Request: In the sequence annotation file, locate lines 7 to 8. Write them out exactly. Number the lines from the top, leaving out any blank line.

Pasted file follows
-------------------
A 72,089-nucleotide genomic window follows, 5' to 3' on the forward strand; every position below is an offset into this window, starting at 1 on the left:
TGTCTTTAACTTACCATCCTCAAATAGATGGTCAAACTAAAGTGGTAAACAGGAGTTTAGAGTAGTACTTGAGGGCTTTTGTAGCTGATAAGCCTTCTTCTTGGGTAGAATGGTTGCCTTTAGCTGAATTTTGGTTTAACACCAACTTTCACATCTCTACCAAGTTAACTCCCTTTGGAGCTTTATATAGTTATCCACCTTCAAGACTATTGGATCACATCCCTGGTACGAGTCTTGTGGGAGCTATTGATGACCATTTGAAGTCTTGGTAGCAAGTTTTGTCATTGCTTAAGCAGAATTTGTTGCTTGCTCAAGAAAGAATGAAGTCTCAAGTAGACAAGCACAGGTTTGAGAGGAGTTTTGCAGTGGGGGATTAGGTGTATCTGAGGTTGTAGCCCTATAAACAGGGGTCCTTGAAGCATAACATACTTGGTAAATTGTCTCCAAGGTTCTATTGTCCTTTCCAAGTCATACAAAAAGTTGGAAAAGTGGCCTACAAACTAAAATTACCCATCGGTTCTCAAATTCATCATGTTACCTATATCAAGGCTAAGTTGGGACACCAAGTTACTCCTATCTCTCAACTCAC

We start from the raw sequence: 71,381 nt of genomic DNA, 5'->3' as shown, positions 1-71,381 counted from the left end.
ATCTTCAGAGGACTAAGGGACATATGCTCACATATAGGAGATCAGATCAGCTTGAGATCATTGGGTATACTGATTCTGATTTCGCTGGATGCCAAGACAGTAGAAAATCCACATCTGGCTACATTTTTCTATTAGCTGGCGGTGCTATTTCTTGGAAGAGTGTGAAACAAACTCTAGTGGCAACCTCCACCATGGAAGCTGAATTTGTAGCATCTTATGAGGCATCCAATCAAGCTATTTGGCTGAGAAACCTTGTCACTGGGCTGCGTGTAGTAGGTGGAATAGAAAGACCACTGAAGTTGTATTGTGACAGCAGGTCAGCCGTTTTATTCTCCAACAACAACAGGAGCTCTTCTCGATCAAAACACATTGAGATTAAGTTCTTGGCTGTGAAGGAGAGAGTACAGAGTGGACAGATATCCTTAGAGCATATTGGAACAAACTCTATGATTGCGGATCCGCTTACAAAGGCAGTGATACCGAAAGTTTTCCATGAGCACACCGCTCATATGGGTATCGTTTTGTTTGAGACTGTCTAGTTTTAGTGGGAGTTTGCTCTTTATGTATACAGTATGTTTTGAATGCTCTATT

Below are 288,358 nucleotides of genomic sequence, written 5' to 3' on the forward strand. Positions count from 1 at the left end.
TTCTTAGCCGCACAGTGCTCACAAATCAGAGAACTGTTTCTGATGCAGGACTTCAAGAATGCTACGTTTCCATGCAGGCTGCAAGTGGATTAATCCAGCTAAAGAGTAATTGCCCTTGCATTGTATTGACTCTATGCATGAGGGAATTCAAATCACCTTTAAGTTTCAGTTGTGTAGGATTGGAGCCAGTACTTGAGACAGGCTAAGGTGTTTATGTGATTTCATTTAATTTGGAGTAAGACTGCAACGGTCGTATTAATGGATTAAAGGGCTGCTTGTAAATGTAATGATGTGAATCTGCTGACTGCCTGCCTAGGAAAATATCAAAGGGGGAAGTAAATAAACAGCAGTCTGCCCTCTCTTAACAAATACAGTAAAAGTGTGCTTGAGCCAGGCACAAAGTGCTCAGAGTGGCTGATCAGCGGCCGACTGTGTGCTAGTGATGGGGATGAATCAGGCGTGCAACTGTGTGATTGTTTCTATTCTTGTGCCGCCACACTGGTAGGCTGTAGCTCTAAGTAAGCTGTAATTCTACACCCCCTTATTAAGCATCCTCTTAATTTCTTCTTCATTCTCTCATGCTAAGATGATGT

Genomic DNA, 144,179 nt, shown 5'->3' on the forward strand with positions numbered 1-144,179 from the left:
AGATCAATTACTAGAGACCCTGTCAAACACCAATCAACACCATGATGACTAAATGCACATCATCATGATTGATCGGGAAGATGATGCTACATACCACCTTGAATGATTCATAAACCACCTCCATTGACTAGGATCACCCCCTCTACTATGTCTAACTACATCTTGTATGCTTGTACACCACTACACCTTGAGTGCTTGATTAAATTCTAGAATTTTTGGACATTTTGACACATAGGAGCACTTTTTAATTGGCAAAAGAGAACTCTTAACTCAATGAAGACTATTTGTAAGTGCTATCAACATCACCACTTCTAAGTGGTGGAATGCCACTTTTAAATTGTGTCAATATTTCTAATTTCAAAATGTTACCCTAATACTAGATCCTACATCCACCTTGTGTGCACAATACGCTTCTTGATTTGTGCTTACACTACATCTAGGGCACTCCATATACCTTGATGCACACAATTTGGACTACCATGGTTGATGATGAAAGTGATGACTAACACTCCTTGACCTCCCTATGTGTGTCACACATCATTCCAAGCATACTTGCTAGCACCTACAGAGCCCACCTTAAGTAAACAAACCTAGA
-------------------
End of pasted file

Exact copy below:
Genomic DNA, 144,179 nt, shown 5'->3' on the forward strand with positions numbered 1-144,179 from the left:
AGATCAATTACTAGAGACCCTGTCAAACACCAATCAACACCATGATGACTAAATGCACATCATCATGATTGATCGGGAAGATGATGCTACATACCACCTTGAATGATTCATAAACCACCTCCATTGACTAGGATCACCCCCTCTACTATGTCTAACTACATCTTGTATGCTTGTACACCACTACACCTTGAGTGCTTGATTAAATTCTAGAATTTTTGGACATTTTGACACATAGGAGCACTTTTTAATTGGCAAAAGAGAACTCTTAACTCAATGAAGACTATTTGTAAGTGCTATCAACATCACCACTTCTAAGTGGTGGAATGCCACTTTTAAATTGTGTCAATATTTCTAATTTCAAAATGTTACCCTAATACTAGATCCTACATCCACCTTGTGTGCACAATACGCTTCTTGATTTGTGCTTACACTACATCTAGGGCACTCCATATACCTTGATGCACACAATTTGGACTACCATGGTTGATGATGAAAGTGATGACTAACACTCCTTGACCTCCCTATGTGTGTCACACATCATTCCAAGCATACTTGCTAGCACCTACAGAGCCCACCTTAAGTAAACAAACCTAGA